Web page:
The director of the Edison Chamber of Commerce board said he thinks the hate-filled, race-baiting political mailer that is receiving national news just days before state and local elections will not tarnish the diverse economic brand Edison has built in recent years.
“There’s no place for that type of flyer in Edison or anywhere in Middlesex County,” Arthur Cifelli said. “We are stronger and bigger than that.
“One act of a bigot is not going to define or weaken the resolve of Edison.”
The flyer, which was sent to an undetermined number of residents of Edison, had the images of school board member Jerry Shi and his running mate, Falguni Patel, with a stamp labeled “Deport” over them.
“Stop Jerry Shi and Falguni Patel from taking over our school board,” the flyer reads.
“The Chinese and Indians are taking over our town! Chinese school! Indian school! Cricket fields! Enough is enough!!”
The author of the mailer vents frustration over a large Asian population in Edison and asks to “Make Edison Great Again,” mimicking a slogan from President Donald Trump’s campaign.
A year ago, Trump was in Edison wooing non-voters at a charity event and uttered the phrase, “I love Hindu.”
Asians make up nearly one half of the town’s approximate population of 100,000, which makes it the fifth-largest municipality in the state.
Edison chamber President Joe Coyle said immigrant-owned businesses are a significant contributor to the economy, and exceed 75 percent of all small business and retail in some areas of the town.
From an economic tax standpoint, Coyle said losing immigrant-owned businesses would have a devastating impact on the town.
“It’s a huge economic stability for our revenue,” Coyle said.
Cifelli said the diversity has made Edison a microcosm of the entire state.
“New Jersey is a diverse state; Middlesex County is one of the most diverse in the state,” Cifelli said. “We’re better and stronger because of all those businesses.”
And not just from an economic standpoint, Cifelli said.
“There’s an ancillary benefit as well — those of us that are not part of those cultures or ethnic backgrounds begin to learn and become so familiar with not only their business practices but also their traditions and customs,” Cifelli said. “It’s been nothing but wonderful.”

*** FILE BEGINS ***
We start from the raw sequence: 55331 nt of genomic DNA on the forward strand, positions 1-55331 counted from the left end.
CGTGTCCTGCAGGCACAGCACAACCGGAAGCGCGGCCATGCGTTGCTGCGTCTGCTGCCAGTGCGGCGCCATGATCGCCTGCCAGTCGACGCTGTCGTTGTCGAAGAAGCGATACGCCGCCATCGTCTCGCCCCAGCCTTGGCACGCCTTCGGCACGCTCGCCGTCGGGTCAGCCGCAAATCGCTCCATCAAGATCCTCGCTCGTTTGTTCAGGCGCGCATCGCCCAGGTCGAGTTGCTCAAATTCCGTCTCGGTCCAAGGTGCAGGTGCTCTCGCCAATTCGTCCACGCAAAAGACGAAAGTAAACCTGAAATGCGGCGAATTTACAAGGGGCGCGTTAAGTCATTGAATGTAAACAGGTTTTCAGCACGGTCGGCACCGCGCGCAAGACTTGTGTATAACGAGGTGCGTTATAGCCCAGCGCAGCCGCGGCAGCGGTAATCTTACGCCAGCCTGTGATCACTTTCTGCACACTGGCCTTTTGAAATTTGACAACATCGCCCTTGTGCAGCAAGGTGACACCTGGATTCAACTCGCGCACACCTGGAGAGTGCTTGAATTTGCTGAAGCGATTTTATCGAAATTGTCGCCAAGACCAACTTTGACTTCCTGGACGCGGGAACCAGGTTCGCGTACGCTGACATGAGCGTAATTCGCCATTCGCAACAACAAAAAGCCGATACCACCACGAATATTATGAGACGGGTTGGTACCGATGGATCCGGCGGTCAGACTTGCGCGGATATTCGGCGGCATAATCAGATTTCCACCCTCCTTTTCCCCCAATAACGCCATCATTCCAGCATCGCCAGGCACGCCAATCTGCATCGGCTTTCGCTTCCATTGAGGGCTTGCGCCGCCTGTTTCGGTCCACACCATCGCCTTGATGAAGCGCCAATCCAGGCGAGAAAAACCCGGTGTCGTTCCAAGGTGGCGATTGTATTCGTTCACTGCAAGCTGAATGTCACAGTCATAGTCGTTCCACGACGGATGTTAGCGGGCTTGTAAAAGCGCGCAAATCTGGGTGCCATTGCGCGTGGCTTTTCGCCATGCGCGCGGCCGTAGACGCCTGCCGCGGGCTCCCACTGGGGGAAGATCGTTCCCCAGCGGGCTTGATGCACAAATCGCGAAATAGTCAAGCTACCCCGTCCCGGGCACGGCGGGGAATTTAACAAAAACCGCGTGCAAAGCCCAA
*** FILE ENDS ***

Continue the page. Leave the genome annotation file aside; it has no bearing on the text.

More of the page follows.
The mailer does not identify what person or group paid for it, which violates state election laws.
On Tuesday, Edison residents will vote for mayor and other local officials along with choosing the next governor.
Rajiv Parikh, a partner at Genova Burns and general counsel to the New Jersey Democratic State Committee, said the committee views the mailer as an attempt to suppress the vote, something he said the committee takes very seriously.
“Sending something like that is sending a message to the voters that they are somehow different,” Parikh said. “The bottom line is, anyone who has the right to vote in this election on Tuesday should.”
Local and election authorities are investigating the origin of the flyer, which did not appear to be from any official political campaign.
“The New Jersey Democratic State Committee will increase the presence of our volunteer election protection lawyers in Edison on Election Day to ensure there are no further attempts to suppress minority voters,” Parikh said. “If we learn of additional information, then we will be prepared to take appropriate action.”
Edison’s current mayor, Thomas Lankey, who is running for a second term, issued a strong statement, vowing to find whoever is behind it.
“Edison has proudly embraced our ethnic, cultural and religious diversity,” he said. “It has become a sad reality that, in our polarized political atmosphere, some people suddenly feel empowered to publicly express these vile nativist ideas.
“Make no mistake, we will do everything we can to expose the shameful people behind this.”
U.S. Census data analyzed by New American Economy shows the impact of Asian-Americans and Pacific Islanders have throughout the country.
“In 2012, firms owned by Asian-Americans generated $707.6 billion in total receipts and sales, the highest total of any minority group in the United States,” according to NAE. “AAPI business owners also employed more than 3.6 million U.S. workers that year, once again a higher figure than other comparable groups.”